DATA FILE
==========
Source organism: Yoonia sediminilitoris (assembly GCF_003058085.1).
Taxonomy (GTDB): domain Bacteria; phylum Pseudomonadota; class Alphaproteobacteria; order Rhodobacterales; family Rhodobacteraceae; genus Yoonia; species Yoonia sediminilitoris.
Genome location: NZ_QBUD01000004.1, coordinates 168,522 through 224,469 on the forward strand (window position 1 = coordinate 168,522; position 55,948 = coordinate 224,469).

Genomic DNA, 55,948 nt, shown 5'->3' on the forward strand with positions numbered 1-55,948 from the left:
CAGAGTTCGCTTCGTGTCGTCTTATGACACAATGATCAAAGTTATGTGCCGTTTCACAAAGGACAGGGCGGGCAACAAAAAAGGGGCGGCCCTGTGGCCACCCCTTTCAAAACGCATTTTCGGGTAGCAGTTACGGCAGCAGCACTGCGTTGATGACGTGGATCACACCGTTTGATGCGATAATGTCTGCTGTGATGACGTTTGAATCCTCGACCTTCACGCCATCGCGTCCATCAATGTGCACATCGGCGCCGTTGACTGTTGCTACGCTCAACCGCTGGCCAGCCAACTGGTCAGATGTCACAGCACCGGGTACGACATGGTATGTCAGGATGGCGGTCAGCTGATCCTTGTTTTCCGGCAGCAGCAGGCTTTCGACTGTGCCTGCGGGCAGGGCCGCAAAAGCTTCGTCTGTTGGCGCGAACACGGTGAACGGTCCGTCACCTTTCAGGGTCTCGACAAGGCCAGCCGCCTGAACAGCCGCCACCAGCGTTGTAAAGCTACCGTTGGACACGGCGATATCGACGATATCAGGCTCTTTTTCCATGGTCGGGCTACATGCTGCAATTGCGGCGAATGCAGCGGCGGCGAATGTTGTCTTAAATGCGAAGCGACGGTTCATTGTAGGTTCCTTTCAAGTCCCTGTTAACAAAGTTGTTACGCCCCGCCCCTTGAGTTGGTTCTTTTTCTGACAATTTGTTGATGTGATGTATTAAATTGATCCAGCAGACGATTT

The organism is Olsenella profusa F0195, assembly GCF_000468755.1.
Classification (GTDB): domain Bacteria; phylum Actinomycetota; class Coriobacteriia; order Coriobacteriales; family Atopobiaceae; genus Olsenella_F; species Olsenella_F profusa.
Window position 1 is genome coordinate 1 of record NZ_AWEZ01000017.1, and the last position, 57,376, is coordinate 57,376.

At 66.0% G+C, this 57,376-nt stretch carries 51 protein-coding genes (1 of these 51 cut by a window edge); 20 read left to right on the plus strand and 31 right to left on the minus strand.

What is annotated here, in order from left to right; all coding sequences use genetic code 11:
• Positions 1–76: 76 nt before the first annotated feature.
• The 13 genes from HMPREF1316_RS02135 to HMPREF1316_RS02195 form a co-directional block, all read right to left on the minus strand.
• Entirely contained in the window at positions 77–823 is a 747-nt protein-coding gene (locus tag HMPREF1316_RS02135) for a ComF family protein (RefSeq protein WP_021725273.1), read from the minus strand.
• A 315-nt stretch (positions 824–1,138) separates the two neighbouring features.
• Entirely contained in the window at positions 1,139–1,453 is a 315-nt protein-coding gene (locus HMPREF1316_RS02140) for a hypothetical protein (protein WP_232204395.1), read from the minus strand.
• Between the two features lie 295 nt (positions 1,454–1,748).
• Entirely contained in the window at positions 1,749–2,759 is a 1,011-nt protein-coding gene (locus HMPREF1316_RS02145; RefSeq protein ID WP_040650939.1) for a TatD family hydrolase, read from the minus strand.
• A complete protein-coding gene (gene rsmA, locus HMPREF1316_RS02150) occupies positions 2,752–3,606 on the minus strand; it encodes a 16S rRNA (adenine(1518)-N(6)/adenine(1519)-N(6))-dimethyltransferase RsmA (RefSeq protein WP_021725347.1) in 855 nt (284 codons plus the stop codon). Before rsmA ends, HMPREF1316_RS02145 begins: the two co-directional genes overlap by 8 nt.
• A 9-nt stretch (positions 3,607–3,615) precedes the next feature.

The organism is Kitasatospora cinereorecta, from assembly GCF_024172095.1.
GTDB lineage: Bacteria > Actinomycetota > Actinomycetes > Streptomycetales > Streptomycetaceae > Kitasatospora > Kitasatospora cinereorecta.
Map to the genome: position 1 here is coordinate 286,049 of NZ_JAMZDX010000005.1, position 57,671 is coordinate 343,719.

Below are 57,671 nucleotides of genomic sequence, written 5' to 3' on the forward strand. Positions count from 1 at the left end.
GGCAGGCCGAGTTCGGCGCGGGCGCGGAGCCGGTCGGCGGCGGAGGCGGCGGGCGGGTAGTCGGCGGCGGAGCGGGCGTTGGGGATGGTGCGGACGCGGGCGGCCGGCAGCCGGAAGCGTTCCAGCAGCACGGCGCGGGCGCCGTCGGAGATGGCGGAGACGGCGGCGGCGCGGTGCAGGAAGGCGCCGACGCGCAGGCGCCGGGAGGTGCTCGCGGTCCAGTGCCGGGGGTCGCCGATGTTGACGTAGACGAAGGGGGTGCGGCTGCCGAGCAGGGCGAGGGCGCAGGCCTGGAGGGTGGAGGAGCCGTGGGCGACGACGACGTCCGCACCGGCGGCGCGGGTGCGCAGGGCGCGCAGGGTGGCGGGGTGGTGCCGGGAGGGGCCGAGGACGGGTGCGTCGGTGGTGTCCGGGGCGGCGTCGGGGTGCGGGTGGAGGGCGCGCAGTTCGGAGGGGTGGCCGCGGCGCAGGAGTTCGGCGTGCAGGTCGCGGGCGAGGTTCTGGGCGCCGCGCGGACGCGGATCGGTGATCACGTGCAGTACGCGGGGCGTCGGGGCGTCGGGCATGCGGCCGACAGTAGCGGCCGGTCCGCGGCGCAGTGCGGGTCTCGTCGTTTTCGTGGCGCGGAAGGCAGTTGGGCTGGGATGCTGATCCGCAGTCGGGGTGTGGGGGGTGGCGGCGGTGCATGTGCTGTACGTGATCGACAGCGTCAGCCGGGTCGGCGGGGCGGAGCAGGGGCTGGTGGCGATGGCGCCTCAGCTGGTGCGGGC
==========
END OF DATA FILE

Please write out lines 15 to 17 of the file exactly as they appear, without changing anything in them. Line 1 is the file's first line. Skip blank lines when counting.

• Entirely contained in the window at positions 1,139–1,453 is a 315-nt protein-coding gene (locus HMPREF1316_RS02140) for a hypothetical protein (protein WP_232204395.1), read from the minus strand.
• Between the two features lie 295 nt (positions 1,454–1,748).
• Entirely contained in the window at positions 1,749–2,759 is a 1,011-nt protein-coding gene (locus HMPREF1316_RS02145; RefSeq protein ID WP_040650939.1) for a TatD family hydrolase, read from the minus strand.